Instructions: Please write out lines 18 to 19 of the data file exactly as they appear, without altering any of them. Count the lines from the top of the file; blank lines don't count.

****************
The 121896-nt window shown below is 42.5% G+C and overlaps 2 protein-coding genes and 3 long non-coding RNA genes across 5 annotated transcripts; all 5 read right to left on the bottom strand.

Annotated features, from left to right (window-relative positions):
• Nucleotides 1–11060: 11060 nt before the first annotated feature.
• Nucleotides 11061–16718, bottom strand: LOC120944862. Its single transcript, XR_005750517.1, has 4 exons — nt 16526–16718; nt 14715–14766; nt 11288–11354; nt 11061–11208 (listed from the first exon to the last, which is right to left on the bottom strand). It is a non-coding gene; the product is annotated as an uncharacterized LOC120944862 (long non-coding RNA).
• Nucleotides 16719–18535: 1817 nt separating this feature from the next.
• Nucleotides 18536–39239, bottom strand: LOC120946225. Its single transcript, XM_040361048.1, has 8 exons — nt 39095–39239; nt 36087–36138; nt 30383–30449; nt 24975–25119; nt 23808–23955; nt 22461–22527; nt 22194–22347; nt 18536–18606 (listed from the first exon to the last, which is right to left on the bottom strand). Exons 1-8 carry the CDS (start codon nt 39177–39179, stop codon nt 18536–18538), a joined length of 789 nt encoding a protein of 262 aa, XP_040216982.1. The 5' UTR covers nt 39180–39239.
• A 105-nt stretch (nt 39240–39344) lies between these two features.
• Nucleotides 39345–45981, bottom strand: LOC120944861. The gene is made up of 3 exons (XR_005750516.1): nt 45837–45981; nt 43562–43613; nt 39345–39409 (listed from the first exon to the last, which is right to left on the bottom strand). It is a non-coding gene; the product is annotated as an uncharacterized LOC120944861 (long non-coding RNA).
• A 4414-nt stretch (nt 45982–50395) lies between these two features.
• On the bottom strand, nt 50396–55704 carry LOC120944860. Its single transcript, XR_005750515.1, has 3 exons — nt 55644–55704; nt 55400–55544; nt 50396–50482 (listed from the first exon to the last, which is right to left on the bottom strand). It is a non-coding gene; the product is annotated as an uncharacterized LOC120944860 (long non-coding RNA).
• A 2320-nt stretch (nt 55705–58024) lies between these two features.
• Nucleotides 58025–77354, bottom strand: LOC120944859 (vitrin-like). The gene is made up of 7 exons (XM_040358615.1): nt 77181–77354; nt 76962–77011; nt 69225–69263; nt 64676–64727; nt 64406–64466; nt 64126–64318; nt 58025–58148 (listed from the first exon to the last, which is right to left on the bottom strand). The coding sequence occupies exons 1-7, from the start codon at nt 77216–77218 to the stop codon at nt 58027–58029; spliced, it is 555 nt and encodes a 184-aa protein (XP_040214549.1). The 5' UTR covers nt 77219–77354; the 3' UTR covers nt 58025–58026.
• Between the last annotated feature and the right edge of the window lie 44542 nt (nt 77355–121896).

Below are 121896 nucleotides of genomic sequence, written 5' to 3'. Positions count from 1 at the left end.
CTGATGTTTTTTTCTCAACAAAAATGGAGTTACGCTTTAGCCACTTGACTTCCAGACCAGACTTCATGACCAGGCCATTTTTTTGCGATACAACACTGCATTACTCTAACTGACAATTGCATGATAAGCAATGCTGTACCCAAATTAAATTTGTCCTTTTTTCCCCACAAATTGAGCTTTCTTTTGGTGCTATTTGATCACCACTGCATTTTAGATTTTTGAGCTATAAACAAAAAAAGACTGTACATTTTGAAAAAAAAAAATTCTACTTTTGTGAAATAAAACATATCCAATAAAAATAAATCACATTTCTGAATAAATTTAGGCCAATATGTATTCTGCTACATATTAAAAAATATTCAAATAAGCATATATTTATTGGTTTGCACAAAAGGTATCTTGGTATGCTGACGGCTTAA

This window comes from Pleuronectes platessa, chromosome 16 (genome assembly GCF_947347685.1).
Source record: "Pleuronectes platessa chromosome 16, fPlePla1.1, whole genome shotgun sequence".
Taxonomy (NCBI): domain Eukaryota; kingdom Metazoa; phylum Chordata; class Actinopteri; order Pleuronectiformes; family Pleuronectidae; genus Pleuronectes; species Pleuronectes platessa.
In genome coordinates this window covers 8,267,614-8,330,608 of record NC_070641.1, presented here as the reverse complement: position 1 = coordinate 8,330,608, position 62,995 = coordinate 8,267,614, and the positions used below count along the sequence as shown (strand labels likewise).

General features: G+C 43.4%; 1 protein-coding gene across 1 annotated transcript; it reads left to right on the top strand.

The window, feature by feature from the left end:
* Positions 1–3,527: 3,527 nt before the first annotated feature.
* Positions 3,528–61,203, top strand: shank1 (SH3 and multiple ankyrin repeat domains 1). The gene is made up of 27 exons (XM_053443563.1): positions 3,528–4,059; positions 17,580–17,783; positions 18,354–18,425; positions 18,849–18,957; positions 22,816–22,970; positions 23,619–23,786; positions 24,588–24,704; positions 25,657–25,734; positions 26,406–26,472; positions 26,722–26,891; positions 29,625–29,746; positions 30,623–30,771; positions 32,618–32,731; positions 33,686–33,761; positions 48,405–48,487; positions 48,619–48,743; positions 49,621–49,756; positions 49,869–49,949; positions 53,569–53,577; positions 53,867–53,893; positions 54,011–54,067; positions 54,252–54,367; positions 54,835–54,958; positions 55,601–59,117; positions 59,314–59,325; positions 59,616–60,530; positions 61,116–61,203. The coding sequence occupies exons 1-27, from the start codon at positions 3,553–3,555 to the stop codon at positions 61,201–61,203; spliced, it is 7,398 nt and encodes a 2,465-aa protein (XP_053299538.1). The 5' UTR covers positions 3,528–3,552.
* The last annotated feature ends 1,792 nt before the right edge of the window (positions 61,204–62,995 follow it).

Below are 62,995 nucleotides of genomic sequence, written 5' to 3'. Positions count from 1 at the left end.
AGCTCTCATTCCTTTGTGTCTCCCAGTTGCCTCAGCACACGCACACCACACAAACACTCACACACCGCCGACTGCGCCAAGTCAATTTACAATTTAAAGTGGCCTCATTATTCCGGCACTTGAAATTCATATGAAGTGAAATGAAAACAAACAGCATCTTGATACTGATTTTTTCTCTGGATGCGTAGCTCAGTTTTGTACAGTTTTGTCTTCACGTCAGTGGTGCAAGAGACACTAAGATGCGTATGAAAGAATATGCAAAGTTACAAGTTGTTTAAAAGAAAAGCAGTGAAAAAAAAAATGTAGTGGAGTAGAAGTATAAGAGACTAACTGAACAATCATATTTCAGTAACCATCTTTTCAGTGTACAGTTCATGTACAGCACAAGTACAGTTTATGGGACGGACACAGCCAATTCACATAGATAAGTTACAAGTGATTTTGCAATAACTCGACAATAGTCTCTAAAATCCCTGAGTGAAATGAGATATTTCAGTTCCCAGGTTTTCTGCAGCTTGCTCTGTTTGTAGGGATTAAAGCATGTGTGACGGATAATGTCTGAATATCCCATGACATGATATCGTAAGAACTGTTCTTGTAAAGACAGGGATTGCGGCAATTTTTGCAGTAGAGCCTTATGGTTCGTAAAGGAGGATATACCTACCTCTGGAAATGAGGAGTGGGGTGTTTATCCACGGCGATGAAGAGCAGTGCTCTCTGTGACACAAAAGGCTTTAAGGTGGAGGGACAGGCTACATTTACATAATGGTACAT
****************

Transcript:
Taxonomy (NCBI): domain Eukaryota; kingdom Metazoa; phylum Chordata; class Actinopteri; order Pleuronectiformes; family Pleuronectidae; genus Pleuronectes; species Pleuronectes platessa.
In genome coordinates this window covers 8,267,614-8,330,608 of record NC_070641.1, presented here as the reverse complement: position 1 = coordinate 8,330,608, position 62,995 = coordinate 8,267,614, and the positions used below count along the sequence as shown (strand labels likewise).